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Quixotic 03-12-2012 11:06 PM

Does his saddle fit?
4 Attachment(s)
I was wondering if some of you saddle fit experts could do me a favour and tell me if you think Smoke's saddle fits him. It's a 31 tree Stubben Siegfried. I am absolutely IN LOVE with my saddle - it's roughly 45 years old, in beautiful condition, sooo comfy, & fits me perfectly. However, none of that matters if it doesn't fit HIM. I did some "tests" as I took these pictures, & I can turn my hand sideways & fit all 4 fingers under the pommel, plus I can look from behind & see daylight.
When I first bought Smoke, my trainer said that she thought the saddle fit him, so I just kind of took her word for it. However, he's always pinned his ears when I saddle him - I don't know if this is because it doesn't fit, or if he's anticipating the girth being tightened. He had begun bucking during canter strike-offs, and I originally thought he might be objecting to the way the saddle fit & that it might be too narrow & causing pressure points, however we then diagnosed that he was sore in his left hock, & after a week of the loading dose of his new joint supplements, he didn't offer to buck at all during our first ride since he's been on them & felt altogether happier moving. So I'm hoping it was just the leg causing the issue & not the saddle.
He does not pin his ears or show any signs of discomfort when I press down hard on various parts of his back. Unfortunately, I use saddle pads that are all black & moisture-absorbing on the bottom, so they're not much help in determining fit by looking at sweat stains, & the only all-white pad I own is already badly stained underneath from my old gelding.
I know these aren't the best pictures (it was SO bright outside, & I was using my phone & just had to kind of guess at what I was taking the picture of, + majorly played with the brightness in photoshop afterwards), but hopefully they're good enough for someone to give me an idea of fit? If they're not sufficient, I can try for better pics on Thursday when I'm out at the barn again.

These are the pads I generally ride him with, if it makes a difference:
Kensington Saddle Pads - All Purpose Saddle Pads from SmartPak Equine
ThinLine Contour Pad - Half Pads from SmartPak Equine
(my one objection to the thinline is that it makes it harder to pull the pads up off his withers)

Quixotic 03-14-2012 08:07 PM

...anyone? Please?

tinyliny 03-14-2012 08:29 PM

Well, let's see . . . These older saddles often curve up more at the back of the padded panels, so you end up losing a bit of what should be weight bearing contact. These photos don't show a good straight on side view, from both sides, but I think it might be curling up a fair amount in back.
if you can fit 4 fingers in, then that's a bit high. However, I think maybe you just need to move the saddle back about an inch. Feel for the back edge of his shoulder blade and put the saddle an inch or so two behind that. I say "or two" because the saddle should kind of find it's own "place" on the horse's back.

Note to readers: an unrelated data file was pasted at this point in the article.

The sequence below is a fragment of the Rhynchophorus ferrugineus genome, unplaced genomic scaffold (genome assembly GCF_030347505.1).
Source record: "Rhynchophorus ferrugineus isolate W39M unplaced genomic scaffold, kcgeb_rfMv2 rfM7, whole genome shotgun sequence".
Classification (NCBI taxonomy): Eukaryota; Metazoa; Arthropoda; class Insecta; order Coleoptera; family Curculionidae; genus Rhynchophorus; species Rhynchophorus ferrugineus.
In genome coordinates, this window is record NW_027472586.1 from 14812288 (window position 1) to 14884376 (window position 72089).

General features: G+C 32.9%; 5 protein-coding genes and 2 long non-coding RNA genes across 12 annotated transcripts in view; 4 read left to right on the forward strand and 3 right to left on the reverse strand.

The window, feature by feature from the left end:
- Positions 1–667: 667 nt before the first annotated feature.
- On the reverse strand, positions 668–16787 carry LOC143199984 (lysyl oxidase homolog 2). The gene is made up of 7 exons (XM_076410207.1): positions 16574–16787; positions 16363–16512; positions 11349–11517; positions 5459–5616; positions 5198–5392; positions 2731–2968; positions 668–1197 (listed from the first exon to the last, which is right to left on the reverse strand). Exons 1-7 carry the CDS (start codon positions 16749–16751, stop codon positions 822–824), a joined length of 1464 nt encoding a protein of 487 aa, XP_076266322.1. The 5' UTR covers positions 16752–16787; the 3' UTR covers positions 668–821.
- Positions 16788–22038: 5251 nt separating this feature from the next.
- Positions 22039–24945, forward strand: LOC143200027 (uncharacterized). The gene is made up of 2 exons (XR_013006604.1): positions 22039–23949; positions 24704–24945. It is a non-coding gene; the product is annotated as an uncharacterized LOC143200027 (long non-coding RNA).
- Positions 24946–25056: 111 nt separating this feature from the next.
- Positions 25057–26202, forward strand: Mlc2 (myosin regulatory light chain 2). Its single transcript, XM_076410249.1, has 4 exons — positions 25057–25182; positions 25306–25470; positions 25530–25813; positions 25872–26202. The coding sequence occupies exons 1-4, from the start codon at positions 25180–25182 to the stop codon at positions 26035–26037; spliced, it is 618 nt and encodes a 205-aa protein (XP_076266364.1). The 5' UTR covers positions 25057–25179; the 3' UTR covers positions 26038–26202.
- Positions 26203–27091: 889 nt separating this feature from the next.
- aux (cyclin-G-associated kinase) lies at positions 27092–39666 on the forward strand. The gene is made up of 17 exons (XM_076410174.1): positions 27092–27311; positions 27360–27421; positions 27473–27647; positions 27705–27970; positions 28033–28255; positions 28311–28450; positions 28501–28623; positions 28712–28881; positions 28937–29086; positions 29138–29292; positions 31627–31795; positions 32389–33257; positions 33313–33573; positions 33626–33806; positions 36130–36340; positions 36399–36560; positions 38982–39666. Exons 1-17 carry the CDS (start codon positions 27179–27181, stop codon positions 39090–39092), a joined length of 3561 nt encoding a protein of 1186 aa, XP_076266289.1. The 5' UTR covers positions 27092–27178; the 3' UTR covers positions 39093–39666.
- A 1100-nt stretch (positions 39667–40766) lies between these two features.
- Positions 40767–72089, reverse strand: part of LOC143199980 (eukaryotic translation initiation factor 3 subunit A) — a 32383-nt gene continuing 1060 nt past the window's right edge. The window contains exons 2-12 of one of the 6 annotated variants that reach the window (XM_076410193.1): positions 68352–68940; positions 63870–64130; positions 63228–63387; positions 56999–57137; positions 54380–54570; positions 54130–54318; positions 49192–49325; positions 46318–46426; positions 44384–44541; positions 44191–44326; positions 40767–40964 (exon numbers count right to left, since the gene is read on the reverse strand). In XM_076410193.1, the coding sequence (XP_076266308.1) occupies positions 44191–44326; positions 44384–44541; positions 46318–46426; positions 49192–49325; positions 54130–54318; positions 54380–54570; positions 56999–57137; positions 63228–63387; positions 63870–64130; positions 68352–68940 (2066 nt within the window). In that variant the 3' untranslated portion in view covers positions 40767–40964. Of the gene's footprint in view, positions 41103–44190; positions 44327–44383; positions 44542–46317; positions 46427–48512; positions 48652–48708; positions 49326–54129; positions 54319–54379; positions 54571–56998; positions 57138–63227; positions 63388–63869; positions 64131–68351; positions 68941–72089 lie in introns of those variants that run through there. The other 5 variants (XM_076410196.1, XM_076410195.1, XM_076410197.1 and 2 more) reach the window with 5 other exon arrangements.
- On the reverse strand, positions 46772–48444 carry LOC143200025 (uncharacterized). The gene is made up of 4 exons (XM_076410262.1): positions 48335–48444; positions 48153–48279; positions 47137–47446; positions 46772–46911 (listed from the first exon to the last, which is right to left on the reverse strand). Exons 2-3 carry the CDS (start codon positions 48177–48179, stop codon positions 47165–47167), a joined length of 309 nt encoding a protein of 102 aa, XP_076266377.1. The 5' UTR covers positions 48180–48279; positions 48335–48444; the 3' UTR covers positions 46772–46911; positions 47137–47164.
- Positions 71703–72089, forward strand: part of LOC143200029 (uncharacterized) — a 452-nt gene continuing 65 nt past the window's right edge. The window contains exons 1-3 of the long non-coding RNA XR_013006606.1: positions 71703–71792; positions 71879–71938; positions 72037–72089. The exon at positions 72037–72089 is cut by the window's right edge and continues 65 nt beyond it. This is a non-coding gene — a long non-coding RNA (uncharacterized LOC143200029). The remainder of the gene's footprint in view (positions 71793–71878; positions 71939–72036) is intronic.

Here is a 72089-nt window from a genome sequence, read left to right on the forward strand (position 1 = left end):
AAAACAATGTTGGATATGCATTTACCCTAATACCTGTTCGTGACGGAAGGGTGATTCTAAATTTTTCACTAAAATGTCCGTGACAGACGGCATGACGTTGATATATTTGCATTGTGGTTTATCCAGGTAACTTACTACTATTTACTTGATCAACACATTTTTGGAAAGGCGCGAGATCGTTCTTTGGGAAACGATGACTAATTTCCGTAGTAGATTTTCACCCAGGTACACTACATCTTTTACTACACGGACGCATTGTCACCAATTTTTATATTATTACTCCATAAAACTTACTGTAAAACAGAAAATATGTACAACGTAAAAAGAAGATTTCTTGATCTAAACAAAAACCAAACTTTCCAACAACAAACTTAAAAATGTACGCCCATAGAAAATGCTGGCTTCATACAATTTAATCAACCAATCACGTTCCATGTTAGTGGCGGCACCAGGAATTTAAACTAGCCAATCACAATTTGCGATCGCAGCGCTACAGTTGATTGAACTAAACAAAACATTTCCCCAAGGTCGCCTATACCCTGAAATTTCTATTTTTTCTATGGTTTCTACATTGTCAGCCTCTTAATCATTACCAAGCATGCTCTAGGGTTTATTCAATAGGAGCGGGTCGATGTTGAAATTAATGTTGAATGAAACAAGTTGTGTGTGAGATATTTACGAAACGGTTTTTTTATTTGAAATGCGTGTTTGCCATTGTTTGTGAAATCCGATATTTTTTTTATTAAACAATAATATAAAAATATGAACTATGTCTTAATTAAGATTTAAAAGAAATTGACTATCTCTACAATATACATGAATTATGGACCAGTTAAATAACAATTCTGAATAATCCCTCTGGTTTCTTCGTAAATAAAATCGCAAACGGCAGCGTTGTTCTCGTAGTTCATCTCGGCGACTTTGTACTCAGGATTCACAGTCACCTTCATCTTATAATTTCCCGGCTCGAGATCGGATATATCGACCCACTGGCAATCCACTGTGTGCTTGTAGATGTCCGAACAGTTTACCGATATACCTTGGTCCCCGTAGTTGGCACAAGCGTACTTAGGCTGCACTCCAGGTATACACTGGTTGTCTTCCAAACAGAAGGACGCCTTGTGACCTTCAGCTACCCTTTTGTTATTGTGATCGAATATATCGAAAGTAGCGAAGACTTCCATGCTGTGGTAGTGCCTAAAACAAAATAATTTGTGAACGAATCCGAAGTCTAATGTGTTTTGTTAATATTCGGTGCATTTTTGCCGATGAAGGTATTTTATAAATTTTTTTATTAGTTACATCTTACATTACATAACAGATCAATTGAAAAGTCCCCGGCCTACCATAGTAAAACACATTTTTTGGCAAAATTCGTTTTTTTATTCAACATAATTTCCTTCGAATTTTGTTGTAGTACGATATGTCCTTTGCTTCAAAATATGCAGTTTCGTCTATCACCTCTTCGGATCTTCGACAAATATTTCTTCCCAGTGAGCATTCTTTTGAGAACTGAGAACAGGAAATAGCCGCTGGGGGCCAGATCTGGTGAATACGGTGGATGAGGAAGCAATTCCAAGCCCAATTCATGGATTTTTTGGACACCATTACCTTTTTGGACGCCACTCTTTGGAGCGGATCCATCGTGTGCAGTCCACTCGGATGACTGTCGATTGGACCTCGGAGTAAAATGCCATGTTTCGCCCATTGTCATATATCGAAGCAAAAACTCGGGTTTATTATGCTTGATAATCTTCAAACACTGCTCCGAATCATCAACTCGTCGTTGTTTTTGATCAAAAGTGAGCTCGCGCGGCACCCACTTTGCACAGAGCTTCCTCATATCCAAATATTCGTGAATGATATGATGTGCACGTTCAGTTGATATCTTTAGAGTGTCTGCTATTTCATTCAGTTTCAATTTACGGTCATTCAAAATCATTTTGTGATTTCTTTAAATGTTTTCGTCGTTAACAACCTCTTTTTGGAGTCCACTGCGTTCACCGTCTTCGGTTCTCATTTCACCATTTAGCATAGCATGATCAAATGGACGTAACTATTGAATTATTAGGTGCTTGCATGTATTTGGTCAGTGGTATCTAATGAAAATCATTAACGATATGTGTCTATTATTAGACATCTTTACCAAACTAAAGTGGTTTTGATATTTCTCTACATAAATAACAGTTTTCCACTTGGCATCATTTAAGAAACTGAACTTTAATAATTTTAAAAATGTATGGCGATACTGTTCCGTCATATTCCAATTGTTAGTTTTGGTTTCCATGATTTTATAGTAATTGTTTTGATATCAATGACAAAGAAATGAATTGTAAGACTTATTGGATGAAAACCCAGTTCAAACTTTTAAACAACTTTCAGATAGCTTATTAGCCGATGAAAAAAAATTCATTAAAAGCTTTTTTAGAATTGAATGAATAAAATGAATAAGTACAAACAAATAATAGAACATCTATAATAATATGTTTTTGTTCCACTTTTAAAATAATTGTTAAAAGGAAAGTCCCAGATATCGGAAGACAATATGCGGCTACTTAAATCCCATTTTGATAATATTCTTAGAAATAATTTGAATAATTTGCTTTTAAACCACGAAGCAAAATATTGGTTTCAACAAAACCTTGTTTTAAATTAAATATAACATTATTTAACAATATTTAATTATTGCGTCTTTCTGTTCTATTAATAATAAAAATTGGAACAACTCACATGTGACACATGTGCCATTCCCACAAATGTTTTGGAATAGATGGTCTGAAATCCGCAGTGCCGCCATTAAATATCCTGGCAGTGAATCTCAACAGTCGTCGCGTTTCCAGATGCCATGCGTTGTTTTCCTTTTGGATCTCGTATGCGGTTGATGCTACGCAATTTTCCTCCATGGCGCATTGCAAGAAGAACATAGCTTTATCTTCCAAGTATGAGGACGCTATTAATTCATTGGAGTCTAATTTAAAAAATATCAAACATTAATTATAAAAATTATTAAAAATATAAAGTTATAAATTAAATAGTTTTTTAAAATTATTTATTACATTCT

Put it up front up on his withers and slide it back. Not all the way. For the last part, using the edge of your hand kind of "tamp" it back lightly. If it kind of goes back into a "groove" i;n his back and then further tamping feels reisistance, then that's where it will naturally sit on his back.

When it is there there do the finger check under the pommel and also look at it from the side (stand off to the side of your horse_) The cantle should be about 1 inch higher than the pommel. At the very least, even with it, but not lower than it.

Lexiie 03-14-2012 08:51 PM

It looks like it might be too small at the withers. You want two finger's to fit with a little room when you're on.
My saddle used to be like that, but I changed the gullet and it fits fine now.

unclearthur 03-15-2012 03:30 PM

Okay. Forget sweat marks (they don't often tell you anything useful apart from the horse's sweat glands work). Forget how many fingers you can get between horse and pommel (you simply need clear space at all times).

Slide the saddle back until the TREE POINT (not the front of the saddle) is 2" (roughly three fingers-width unless you've got big hands) behind the back of the shoulder blade. You should find as you're sliding the saddle it will naturally stop at one point. Otherwise, lift up the flap so you can see the point pocket and guesstimate when it's far enough back.

Check the saddle for level. The cantle should be slightly higher than the pommel.

Okay so far? Then put the flat of your hand on the top of the horse's shoulder in front of the saddle and compare the angle it makes with the head of the saddle. They should be the same ie. the line of the tree point should be parallel to the back of the horse's shoulder. The pictures you've posted suggest the tree is too narrow (the angle of the point is steeper than the shoulder angle) but don't quote me - photos are notoriously difficult to work from.

If the angles are okay, girth the saddle up (without a pad) tight enough to mount. If the front drops substantially and the back lifts your horse probably falls in behind the shoulder and the saddle needs flocking. If the saddle stays where it is, standing on the nearside put the flat of your left hand in the gullet opening and run your hand down the shoulder, fingers between the panel and the horse. You should feel firm pressure but if the saddle gets very tight as you move towards the end of the tree point, the saddle's (often) not wide enough.

Best of luck.

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